This is Izzy, my Shih Tzu, modeling what I referred to as my “cancer hat.” I bought it at the wig store. It went down farther in the back than a regular ball cap to cover more of my baldness. As I mentioned in my previous post, when I started losing my hair I just had it all shaved off which made wearing the wig easier. I much preferred wearing a hat out in public and really didn’t mind that much but more often than not, just wore a ball cap. The wig was fine, but some of my hair growth at the sides would show through at times, so I was always worried about trying to keep everything in place. Remember that when purchasing a wig. I bought mine well before I lost my hair so I would be ready. When you lose your hair, you lose it all over your body. It made me feel like my entire body was wrapped in Saran Wrap–not a pleasant sensation. But it also meant I didn’t have to worry about shaving my legs or plucking my face for an extended period of time. Be grateful for what you can be grateful for at this time!
I always thought that losing my hair would be the worst of all the complications I could face, and it was close but not the winner. In early October 2017 after I had been on chemo for about a month, I started having frequent urges to urinate. I brought this up at my appointments and of course they figured it was a urinary tract infection (UTI) and did tests to pinpoint the suspected bacteria. Every test they did indicated there was no infection. This is one time you wish there WAS an infection because there would at least be a treatment and explanation for it! Not only did I constantly have the urge to go, I also lost the ability, again, to keep it from leaking out. I had some pain when going, but it felt more like pressure in my bladder. It was getting worse and worse. I was having the urge to go about every 30 minutes. Try to sleep with that constant wake up call! They sent me to a urologist and I saw the nurse practitioner who, without touching or examining me in any way diagnosed “overactive bladder.” You gotta be kidding me. I didn’t believe for a minute that is what it was because you don’t go from normal to ridiculous, overnight. He gave me some samples of a medication that so completely dried out my mouth that I couldn’t function. It didn’t work either. I searched the internet for some insight into what was going on, and nothing seem to fit my symptoms, although I eventually convinced myself I had a prolapsed bladder. I didn’t. So anyway, I suffered tremendously for several months. If this was how I had to live, I didn’t want to live. Mentally, it took it’s biggest toll on me, far more than even the cancer diagnosis. I couldn’t go anywhere without searching for a bathroom constantly. My oncologist just couldn’t believe it was caused by the chemo because it was such a rare thing to happen.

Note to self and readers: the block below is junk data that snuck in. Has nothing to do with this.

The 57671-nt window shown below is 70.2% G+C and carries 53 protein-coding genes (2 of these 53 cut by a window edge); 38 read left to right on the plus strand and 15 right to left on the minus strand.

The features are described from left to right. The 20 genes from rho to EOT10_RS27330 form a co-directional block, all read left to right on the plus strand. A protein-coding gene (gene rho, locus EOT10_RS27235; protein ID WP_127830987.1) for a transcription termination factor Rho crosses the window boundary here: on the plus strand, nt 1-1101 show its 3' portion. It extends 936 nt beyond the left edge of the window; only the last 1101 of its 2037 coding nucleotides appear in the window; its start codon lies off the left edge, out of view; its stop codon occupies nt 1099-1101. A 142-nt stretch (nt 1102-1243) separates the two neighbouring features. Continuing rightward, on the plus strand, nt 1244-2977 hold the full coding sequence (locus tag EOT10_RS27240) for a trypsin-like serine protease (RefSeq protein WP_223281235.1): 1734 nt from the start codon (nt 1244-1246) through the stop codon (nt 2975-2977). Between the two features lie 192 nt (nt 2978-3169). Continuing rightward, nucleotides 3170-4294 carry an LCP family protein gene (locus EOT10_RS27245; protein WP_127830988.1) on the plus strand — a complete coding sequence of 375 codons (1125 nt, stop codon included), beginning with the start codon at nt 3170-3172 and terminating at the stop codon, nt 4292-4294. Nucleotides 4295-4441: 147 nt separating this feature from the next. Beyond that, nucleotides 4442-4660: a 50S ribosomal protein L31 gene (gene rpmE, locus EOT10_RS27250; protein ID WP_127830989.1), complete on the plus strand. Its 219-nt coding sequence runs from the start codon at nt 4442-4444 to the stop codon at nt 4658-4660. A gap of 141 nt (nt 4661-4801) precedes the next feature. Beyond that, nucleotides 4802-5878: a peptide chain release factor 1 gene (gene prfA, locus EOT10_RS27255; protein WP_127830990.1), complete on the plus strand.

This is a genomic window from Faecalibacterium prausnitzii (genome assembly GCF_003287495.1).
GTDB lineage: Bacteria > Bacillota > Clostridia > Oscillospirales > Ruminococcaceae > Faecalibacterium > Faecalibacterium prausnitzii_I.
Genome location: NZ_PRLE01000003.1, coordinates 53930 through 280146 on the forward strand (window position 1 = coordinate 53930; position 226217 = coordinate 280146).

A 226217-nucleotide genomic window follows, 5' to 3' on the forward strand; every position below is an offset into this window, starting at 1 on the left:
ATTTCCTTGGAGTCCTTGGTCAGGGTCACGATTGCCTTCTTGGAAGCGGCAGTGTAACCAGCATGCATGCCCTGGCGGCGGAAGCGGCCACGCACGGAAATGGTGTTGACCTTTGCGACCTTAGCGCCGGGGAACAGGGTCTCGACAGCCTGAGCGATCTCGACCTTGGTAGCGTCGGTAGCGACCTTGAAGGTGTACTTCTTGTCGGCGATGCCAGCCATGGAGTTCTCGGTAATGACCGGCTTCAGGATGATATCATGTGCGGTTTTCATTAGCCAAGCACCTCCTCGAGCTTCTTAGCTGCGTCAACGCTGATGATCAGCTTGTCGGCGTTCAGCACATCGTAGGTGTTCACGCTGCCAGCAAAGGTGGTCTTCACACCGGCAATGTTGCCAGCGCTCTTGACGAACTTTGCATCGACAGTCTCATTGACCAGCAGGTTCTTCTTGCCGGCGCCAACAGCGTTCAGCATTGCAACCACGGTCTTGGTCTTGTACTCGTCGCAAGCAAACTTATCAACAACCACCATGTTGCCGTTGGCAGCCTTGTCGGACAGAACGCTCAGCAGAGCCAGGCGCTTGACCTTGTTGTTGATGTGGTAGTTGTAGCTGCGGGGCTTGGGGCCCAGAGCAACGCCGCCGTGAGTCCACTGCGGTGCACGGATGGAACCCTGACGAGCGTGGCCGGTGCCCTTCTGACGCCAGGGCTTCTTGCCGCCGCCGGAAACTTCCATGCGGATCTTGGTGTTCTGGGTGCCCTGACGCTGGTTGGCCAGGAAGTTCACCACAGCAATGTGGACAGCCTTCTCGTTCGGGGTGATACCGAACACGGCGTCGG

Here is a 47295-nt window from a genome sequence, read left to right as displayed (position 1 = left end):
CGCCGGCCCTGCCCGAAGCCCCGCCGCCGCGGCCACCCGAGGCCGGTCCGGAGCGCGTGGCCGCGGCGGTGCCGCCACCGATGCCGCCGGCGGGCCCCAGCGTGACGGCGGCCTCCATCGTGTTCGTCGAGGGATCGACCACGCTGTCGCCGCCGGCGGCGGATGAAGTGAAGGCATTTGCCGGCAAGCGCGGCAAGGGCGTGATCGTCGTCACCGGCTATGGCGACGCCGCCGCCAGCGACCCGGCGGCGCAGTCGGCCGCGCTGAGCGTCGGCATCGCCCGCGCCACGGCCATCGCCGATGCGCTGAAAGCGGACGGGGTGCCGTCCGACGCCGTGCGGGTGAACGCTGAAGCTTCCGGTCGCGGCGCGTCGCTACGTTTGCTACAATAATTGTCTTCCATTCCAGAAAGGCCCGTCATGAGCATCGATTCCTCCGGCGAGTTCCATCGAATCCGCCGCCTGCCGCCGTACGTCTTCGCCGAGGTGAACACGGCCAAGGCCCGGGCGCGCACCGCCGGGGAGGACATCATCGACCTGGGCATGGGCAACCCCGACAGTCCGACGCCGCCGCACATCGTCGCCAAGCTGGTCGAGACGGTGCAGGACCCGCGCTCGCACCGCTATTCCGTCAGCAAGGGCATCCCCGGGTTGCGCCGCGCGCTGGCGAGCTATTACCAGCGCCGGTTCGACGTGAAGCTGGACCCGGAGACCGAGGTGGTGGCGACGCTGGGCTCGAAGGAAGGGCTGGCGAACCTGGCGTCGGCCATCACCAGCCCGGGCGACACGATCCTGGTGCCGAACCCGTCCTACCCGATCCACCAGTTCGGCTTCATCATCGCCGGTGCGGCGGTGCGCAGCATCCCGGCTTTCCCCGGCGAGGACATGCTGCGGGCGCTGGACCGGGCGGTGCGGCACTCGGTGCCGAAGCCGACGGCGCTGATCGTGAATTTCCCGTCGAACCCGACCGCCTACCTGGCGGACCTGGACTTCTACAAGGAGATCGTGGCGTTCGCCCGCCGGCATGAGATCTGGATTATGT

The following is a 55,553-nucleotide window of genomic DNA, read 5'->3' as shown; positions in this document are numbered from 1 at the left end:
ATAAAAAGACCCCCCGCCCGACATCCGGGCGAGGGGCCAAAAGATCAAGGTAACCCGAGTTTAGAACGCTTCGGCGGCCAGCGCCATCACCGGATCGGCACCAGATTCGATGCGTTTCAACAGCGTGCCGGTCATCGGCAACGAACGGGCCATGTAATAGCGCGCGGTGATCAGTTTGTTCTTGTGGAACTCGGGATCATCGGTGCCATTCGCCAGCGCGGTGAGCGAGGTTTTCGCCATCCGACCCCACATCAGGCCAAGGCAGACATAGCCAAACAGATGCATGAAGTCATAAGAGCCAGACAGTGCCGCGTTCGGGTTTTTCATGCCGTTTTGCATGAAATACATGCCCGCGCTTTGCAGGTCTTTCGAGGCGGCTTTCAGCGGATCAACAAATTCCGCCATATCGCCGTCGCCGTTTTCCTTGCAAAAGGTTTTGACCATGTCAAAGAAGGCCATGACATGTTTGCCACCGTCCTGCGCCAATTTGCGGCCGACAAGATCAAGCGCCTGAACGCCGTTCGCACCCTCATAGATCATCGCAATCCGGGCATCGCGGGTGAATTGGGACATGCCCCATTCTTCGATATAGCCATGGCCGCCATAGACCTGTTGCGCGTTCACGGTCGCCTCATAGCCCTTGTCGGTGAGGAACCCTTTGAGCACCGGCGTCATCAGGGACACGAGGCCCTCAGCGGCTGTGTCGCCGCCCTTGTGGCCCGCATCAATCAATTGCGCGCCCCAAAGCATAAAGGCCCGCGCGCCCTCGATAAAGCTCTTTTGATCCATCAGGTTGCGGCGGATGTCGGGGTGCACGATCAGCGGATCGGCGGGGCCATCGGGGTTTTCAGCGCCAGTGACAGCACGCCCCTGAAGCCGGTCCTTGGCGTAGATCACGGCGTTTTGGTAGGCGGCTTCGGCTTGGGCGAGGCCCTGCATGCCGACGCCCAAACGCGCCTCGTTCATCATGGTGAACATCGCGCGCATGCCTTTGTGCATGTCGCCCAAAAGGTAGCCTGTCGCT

I was so angry about the trip to the urologist that I didn’t want to go back, but my tortured existence finally got to me and I called for another appointment–but not with the caretaker I had before! It would be another 8 weeks before I could get in. My next appointment (with a different nurse practitioner) went much better, and she got me in quickly for a real examination with the female doctor I requested. She went into my bladder with a camera (pretty much pain free thankfully) and did see an area of inflammation. She said it didn’t look like cancer but wanted to do an outpatient procedure to go in and scrape the area for a biopsy. This happened in January 2018. The biopsy showed no cancer, just inflammation. It was about this time that my symptoms seemed to be easing up a bit anyway. She had me taking samples of a newer medication for active bladder, Myrbetriq, which did not have the drying side effects of the first medication. It didn’t bother me, but it didn’t change my symptoms when I started taking it and when I stopped taking it. So, overall, I just got better with time. Eventually, the oncologist had to admit that it was probably due to the chemotherapy given the timing of it. Again, this is very rare, and not to be expected with Taxol and Carboplatin, but you never know what can happen.
It wasn’t until the last month or two of chemo that I started experiencing the promised neuropathy in my feet and fingers. I described my symptoms as “hot fingers” because that is what it felt like. They were hot at the tips, losing feeling, and looked as if someone bashed them with a 2×4 with dried blood underneath the nails. I took a picture of them to send to somebody but deleted them off my phone. Too bad. A friend commented on how horrible they looked so to spare people the sight, I painted them over with some tan fingernail polish–something I don’t usually use. I recovered most of the feeling in my fingertips but not completely and the ugliness soon went away. My feet went numb in the last month of treatment. It is not painful, just annoying, and this has not gone away.
Next up, life after chemotherapy…